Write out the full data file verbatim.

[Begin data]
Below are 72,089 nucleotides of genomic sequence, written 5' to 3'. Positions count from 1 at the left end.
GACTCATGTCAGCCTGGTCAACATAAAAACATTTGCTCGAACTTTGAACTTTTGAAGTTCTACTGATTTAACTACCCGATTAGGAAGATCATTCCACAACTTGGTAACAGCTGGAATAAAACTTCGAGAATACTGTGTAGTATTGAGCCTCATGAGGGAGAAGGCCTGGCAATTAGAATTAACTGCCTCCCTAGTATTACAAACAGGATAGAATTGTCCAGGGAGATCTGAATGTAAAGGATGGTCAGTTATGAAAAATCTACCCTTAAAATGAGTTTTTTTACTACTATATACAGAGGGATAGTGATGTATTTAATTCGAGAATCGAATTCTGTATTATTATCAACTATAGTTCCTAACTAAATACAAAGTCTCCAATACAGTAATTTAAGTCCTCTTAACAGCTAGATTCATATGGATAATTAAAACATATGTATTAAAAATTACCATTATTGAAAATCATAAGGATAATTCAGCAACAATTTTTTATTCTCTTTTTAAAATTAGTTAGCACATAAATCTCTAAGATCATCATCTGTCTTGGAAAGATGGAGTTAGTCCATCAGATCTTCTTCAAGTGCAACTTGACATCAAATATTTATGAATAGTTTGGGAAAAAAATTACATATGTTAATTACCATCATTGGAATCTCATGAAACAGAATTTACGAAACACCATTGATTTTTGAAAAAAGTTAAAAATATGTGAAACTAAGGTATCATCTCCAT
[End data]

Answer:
Below are 72,089 nucleotides of genomic sequence, written 5' to 3'. Positions count from 1 at the left end.
GACTCATGTCAGCCTGGTCAACATAAAAACATTTGCTCGAACTTTGAACTTTTGAAGTTCTACTGATTTAACTACCCGATTAGGAAGATCATTCCACAACTTGGTAACAGCTGGAATAAAACTTCGAGAATACTGTGTAGTATTGAGCCTCATGAGGGAGAAGGCCTGGCAATTAGAATTAACTGCCTCCCTAGTATTACAAACAGGATAGAATTGTCCAGGGAGATCTGAATGTAAAGGATGGTCAGTTATGAAAAATCTACCCTTAAAATGAGTTTTTTTACTACTATATACAGAGGGATAGTGATGTATTTAATTCGAGAATCGAATTCTGTATTATTATCAACTATAGTTCCTAACTAAATACAAAGTCTCCAATACAGTAATTTAAGTCCTCTTAACAGCTAGATTCATATGGATAATTAAAACATATGTATTAAAAATTACCATTATTGAAAATCATAAGGATAATTCAGCAACAATTTTTTATTCTCTTTTTAAAATTAGTTAGCACATAAATCTCTAAGATCATCATCTGTCTTGGAAAGATGGAGTTAGTCCATCAGATCTTCTTCAAGTGCAACTTGACATCAAATATTTATGAATAGTTTGGGAAAAAAATTACATATGTTAATTACCATCATTGGAATCTCATGAAACAGAATTTACGAAACACCATTGATTTTTGAAAAAAGTTAAAAATATGTGAAACTAAGGTATCATCTCCAT